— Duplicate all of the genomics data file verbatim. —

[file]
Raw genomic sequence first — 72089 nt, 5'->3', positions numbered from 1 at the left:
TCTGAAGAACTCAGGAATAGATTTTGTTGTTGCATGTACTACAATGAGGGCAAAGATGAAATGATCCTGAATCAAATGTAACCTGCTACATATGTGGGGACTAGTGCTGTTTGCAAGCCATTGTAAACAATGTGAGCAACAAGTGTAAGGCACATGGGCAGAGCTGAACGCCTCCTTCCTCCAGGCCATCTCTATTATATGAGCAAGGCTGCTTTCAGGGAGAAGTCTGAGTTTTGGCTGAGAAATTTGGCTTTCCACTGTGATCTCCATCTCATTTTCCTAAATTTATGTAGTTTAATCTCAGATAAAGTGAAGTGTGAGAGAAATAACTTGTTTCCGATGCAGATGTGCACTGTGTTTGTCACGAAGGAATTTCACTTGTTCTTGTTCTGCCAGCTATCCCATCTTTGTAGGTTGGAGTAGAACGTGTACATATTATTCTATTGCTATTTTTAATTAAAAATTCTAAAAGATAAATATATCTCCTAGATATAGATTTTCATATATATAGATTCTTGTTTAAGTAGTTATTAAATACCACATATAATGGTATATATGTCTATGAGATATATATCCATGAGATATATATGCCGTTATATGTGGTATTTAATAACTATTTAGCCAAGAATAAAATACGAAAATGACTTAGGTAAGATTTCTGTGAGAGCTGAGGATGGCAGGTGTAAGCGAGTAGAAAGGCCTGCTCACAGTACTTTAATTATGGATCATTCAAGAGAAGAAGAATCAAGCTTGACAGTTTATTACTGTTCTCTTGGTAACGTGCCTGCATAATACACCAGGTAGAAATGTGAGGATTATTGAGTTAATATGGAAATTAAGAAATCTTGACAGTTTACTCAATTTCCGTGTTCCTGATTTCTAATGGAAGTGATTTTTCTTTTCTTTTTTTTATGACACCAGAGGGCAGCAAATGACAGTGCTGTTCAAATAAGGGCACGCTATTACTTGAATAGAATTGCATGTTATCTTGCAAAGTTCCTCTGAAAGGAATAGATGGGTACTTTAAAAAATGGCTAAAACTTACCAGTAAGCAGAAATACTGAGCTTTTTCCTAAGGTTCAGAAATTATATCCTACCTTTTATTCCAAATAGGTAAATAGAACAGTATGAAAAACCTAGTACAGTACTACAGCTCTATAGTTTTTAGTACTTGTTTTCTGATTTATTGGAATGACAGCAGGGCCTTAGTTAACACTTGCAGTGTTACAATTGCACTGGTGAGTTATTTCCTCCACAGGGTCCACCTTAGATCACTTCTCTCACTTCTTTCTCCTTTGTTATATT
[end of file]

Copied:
Raw genomic sequence first — 72089 nt, 5'->3', positions numbered from 1 at the left:
TCTGAAGAACTCAGGAATAGATTTTGTTGTTGCATGTACTACAATGAGGGCAAAGATGAAATGATCCTGAATCAAATGTAACCTGCTACATATGTGGGGACTAGTGCTGTTTGCAAGCCATTGTAAACAATGTGAGCAACAAGTGTAAGGCACATGGGCAGAGCTGAACGCCTCCTTCCTCCAGGCCATCTCTATTATATGAGCAAGGCTGCTTTCAGGGAGAAGTCTGAGTTTTGGCTGAGAAATTTGGCTTTCCACTGTGATCTCCATCTCATTTTCCTAAATTTATGTAGTTTAATCTCAGATAAAGTGAAGTGTGAGAGAAATAACTTGTTTCCGATGCAGATGTGCACTGTGTTTGTCACGAAGGAATTTCACTTGTTCTTGTTCTGCCAGCTATCCCATCTTTGTAGGTTGGAGTAGAACGTGTACATATTATTCTATTGCTATTTTTAATTAAAAATTCTAAAAGATAAATATATCTCCTAGATATAGATTTTCATATATATAGATTCTTGTTTAAGTAGTTATTAAATACCACATATAATGGTATATATGTCTATGAGATATATATCCATGAGATATATATGCCGTTATATGTGGTATTTAATAACTATTTAGCCAAGAATAAAATACGAAAATGACTTAGGTAAGATTTCTGTGAGAGCTGAGGATGGCAGGTGTAAGCGAGTAGAAAGGCCTGCTCACAGTACTTTAATTATGGATCATTCAAGAGAAGAAGAATCAAGCTTGACAGTTTATTACTGTTCTCTTGGTAACGTGCCTGCATAATACACCAGGTAGAAATGTGAGGATTATTGAGTTAATATGGAAATTAAGAAATCTTGACAGTTTACTCAATTTCCGTGTTCCTGATTTCTAATGGAAGTGATTTTTCTTTTCTTTTTTTTATGACACCAGAGGGCAGCAAATGACAGTGCTGTTCAAATAAGGGCACGCTATTACTTGAATAGAATTGCATGTTATCTTGCAAAGTTCCTCTGAAAGGAATAGATGGGTACTTTAAAAAATGGCTAAAACTTACCAGTAAGCAGAAATACTGAGCTTTTTCCTAAGGTTCAGAAATTATATCCTACCTTTTATTCCAAATAGGTAAATAGAACAGTATGAAAAACCTAGTACAGTACTACAGCTCTATAGTTTTTAGTACTTGTTTTCTGATTTATTGGAATGACAGCAGGGCCTTAGTTAACACTTGCAGTGTTACAATTGCACTGGTGAGTTATTTCCTCCACAGGGTCCACCTTAGATCACTTCTCTCACTTCTTTCTCCTTTGTTATATT